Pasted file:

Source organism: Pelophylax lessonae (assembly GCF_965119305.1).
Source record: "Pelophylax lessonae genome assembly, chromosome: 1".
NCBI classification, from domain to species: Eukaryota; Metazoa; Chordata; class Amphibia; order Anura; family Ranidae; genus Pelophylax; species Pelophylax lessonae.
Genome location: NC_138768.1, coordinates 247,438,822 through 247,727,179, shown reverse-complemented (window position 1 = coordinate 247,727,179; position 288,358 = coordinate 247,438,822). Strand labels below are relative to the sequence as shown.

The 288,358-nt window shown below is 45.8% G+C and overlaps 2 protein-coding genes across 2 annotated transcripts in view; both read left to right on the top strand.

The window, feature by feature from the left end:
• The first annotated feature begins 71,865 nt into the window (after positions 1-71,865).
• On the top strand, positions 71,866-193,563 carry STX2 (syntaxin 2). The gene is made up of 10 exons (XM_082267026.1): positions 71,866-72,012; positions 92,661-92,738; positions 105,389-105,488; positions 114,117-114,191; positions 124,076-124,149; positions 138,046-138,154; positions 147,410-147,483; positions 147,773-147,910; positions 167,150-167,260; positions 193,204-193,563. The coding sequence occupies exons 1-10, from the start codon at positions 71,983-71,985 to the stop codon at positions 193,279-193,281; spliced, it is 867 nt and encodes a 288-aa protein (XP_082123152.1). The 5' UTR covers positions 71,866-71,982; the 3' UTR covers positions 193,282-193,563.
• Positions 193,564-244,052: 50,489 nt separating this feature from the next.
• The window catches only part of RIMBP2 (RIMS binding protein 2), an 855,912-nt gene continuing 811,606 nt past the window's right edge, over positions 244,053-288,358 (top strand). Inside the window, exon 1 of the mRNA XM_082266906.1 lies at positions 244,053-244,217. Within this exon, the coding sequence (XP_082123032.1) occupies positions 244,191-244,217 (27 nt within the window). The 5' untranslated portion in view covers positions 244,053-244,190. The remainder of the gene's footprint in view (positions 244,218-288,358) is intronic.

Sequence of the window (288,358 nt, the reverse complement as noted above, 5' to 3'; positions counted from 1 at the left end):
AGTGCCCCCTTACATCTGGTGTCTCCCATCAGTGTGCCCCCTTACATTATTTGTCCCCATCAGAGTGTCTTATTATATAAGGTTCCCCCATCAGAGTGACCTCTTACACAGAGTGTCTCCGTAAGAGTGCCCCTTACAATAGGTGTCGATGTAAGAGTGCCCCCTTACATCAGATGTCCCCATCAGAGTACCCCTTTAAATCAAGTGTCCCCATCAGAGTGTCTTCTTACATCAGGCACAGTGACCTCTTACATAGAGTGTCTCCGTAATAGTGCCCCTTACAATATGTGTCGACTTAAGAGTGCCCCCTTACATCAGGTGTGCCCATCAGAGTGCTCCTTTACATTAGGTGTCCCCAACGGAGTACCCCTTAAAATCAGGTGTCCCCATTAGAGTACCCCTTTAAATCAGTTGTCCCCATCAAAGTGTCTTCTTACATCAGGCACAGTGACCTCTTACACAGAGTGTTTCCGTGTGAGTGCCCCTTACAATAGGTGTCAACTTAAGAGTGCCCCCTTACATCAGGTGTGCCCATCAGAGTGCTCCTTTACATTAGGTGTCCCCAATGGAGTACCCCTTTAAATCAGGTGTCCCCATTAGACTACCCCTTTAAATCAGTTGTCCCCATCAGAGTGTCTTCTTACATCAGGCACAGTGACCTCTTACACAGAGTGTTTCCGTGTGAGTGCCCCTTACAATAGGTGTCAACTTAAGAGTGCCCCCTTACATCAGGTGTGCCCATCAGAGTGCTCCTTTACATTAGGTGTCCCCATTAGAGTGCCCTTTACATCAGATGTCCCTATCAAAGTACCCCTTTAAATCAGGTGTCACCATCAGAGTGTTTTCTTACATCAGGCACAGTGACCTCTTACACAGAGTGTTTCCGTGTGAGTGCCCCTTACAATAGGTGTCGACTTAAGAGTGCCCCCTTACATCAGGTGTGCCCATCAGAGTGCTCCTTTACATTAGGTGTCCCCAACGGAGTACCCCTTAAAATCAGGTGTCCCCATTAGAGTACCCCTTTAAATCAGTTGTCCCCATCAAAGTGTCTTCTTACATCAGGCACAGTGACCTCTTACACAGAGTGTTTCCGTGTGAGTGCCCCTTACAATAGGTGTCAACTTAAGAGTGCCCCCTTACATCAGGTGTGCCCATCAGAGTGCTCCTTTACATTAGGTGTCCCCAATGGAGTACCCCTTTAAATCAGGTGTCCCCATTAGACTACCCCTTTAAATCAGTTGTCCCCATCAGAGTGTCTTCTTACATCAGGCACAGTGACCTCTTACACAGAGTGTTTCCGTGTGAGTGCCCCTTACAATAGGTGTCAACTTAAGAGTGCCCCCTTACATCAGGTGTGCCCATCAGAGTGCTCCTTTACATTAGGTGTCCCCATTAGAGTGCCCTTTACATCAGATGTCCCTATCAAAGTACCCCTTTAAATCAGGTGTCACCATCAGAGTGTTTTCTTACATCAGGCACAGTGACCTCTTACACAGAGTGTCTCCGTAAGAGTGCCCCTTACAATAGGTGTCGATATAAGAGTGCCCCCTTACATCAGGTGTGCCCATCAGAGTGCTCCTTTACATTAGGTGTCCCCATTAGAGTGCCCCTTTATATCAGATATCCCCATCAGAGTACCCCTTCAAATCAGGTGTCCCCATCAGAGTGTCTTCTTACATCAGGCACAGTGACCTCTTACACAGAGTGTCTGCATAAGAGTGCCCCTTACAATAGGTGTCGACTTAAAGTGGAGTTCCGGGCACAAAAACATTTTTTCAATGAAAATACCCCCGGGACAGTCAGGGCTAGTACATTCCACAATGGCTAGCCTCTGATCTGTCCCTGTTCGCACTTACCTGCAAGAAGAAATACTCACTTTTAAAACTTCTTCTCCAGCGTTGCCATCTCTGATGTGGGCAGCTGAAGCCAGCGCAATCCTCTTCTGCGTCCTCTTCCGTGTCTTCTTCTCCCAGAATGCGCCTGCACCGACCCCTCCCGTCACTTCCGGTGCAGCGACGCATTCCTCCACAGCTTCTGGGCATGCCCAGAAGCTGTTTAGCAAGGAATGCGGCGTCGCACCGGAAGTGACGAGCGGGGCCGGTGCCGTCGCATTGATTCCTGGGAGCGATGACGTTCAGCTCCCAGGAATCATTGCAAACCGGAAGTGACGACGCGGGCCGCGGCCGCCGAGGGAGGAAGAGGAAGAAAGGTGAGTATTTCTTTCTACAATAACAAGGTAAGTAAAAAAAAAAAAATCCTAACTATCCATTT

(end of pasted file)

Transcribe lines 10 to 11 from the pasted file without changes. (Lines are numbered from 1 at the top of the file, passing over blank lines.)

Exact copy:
• The window catches only part of RIMBP2 (RIMS binding protein 2), an 855,912-nt gene continuing 811,606 nt past the window's right edge, over positions 244,053-288,358 (top strand). Inside the window, exon 1 of the mRNA XM_082266906.1 lies at positions 244,053-244,217. Within this exon, the coding sequence (XP_082123032.1) occupies positions 244,191-244,217 (27 nt within the window). The 5' untranslated portion in view covers positions 244,053-244,190. The remainder of the gene's footprint in view (positions 244,218-288,358) is intronic.

Sequence of the window (288,358 nt, the reverse complement as noted above, 5' to 3'; positions counted from 1 at the left end):